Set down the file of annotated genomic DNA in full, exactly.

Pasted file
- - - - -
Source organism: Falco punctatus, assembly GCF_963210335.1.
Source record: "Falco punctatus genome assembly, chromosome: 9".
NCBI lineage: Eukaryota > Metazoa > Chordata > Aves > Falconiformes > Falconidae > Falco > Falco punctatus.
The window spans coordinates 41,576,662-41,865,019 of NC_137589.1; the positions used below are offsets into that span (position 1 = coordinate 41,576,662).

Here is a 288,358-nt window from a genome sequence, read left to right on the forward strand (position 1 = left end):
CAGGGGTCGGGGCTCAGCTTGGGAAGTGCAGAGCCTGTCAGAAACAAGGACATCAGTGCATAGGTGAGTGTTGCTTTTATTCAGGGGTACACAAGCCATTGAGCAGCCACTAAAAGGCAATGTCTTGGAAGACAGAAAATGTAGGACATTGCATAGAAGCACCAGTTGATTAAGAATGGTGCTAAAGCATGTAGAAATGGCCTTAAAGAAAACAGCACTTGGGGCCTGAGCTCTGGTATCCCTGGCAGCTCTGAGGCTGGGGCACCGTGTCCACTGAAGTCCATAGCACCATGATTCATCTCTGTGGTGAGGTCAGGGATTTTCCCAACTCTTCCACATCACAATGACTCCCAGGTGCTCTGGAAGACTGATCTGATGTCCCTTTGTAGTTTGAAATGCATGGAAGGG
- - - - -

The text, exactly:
Source organism: Falco punctatus, assembly GCF_963210335.1.
Source record: "Falco punctatus genome assembly, chromosome: 9".
NCBI lineage: Eukaryota > Metazoa > Chordata > Aves > Falconiformes > Falconidae > Falco > Falco punctatus.
The window spans coordinates 41,576,662-41,865,019 of NC_137589.1; the positions used below are offsets into that span (position 1 = coordinate 41,576,662).

Here is a 288,358-nt window from a genome sequence, read left to right on the forward strand (position 1 = left end):
CAGGGGTCGGGGCTCAGCTTGGGAAGTGCAGAGCCTGTCAGAAACAAGGACATCAGTGCATAGGTGAGTGTTGCTTTTATTCAGGGGTACACAAGCCATTGAGCAGCCACTAAAAGGCAATGTCTTGGAAGACAGAAAATGTAGGACATTGCATAGAAGCACCAGTTGATTAAGAATGGTGCTAAAGCATGTAGAAATGGCCTTAAAGAAAACAGCACTTGGGGCCTGAGCTCTGGTATCCCTGGCAGCTCTGAGGCTGGGGCACCGTGTCCACTGAAGTCCATAGCACCATGATTCATCTCTGTGGTGAGGTCAGGGATTTTCCCAACTCTTCCACATCACAATGACTCCCAGGTGCTCTGGAAGACTGATCTGATGTCCCTTTGTAGTTTGAAATGCATGGAAGGG